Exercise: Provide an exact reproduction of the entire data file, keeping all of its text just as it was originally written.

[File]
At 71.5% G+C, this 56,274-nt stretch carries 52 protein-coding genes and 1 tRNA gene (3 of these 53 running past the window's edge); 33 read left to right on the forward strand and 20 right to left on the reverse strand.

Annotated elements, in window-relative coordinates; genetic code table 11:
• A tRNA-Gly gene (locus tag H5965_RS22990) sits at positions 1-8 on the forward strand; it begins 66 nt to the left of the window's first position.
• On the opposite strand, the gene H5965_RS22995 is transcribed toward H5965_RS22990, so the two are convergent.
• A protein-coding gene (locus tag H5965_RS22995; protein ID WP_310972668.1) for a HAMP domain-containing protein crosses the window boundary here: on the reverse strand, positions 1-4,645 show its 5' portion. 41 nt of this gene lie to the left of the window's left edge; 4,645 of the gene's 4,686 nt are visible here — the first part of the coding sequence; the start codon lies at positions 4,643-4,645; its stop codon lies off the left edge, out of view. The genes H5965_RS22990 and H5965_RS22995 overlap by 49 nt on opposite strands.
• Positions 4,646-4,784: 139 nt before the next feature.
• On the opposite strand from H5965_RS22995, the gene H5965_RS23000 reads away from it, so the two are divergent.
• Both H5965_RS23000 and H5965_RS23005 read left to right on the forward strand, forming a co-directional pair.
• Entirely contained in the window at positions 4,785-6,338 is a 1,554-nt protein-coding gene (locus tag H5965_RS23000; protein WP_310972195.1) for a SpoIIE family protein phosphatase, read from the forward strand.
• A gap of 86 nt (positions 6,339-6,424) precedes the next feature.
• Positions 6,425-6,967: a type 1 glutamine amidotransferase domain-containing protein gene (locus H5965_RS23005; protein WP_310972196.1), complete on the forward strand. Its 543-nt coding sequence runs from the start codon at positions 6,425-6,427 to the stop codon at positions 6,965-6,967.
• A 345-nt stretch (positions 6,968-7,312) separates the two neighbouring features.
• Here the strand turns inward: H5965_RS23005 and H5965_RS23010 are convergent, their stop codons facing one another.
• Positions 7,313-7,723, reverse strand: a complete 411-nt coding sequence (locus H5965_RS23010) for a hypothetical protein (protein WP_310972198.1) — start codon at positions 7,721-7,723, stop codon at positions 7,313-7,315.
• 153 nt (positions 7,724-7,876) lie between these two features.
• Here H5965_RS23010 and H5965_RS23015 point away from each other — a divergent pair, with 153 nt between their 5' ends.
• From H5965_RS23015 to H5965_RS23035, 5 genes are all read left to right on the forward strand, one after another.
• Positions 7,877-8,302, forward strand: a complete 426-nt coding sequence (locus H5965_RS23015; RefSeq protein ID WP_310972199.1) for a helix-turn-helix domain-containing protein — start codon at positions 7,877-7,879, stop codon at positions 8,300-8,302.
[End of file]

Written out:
At 71.5% G+C, this 56,274-nt stretch carries 52 protein-coding genes and 1 tRNA gene (3 of these 53 running past the window's edge); 33 read left to right on the forward strand and 20 right to left on the reverse strand.

Annotated elements, in window-relative coordinates; genetic code table 11:
• A tRNA-Gly gene (locus tag H5965_RS22990) sits at positions 1-8 on the forward strand; it begins 66 nt to the left of the window's first position.
• On the opposite strand, the gene H5965_RS22995 is transcribed toward H5965_RS22990, so the two are convergent.
• A protein-coding gene (locus tag H5965_RS22995; protein ID WP_310972668.1) for a HAMP domain-containing protein crosses the window boundary here: on the reverse strand, positions 1-4,645 show its 5' portion. 41 nt of this gene lie to the left of the window's left edge; 4,645 of the gene's 4,686 nt are visible here — the first part of the coding sequence; the start codon lies at positions 4,643-4,645; its stop codon lies off the left edge, out of view. The genes H5965_RS22990 and H5965_RS22995 overlap by 49 nt on opposite strands.
• Positions 4,646-4,784: 139 nt before the next feature.
• On the opposite strand from H5965_RS22995, the gene H5965_RS23000 reads away from it, so the two are divergent.
• Both H5965_RS23000 and H5965_RS23005 read left to right on the forward strand, forming a co-directional pair.
• Entirely contained in the window at positions 4,785-6,338 is a 1,554-nt protein-coding gene (locus tag H5965_RS23000; protein WP_310972195.1) for a SpoIIE family protein phosphatase, read from the forward strand.
• A gap of 86 nt (positions 6,339-6,424) precedes the next feature.
• Positions 6,425-6,967: a type 1 glutamine amidotransferase domain-containing protein gene (locus H5965_RS23005; protein WP_310972196.1), complete on the forward strand. Its 543-nt coding sequence runs from the start codon at positions 6,425-6,427 to the stop codon at positions 6,965-6,967.
• A 345-nt stretch (positions 6,968-7,312) separates the two neighbouring features.
• Here the strand turns inward: H5965_RS23005 and H5965_RS23010 are convergent, their stop codons facing one another.
• Positions 7,313-7,723, reverse strand: a complete 411-nt coding sequence (locus H5965_RS23010) for a hypothetical protein (protein WP_310972198.1) — start codon at positions 7,721-7,723, stop codon at positions 7,313-7,315.
• 153 nt (positions 7,724-7,876) lie between these two features.
• Here H5965_RS23010 and H5965_RS23015 point away from each other — a divergent pair, with 153 nt between their 5' ends.
• From H5965_RS23015 to H5965_RS23035, 5 genes are all read left to right on the forward strand, one after another.
• Positions 7,877-8,302, forward strand: a complete 426-nt coding sequence (locus H5965_RS23015; RefSeq protein ID WP_310972199.1) for a helix-turn-helix domain-containing protein — start codon at positions 7,877-7,879, stop codon at positions 8,300-8,302.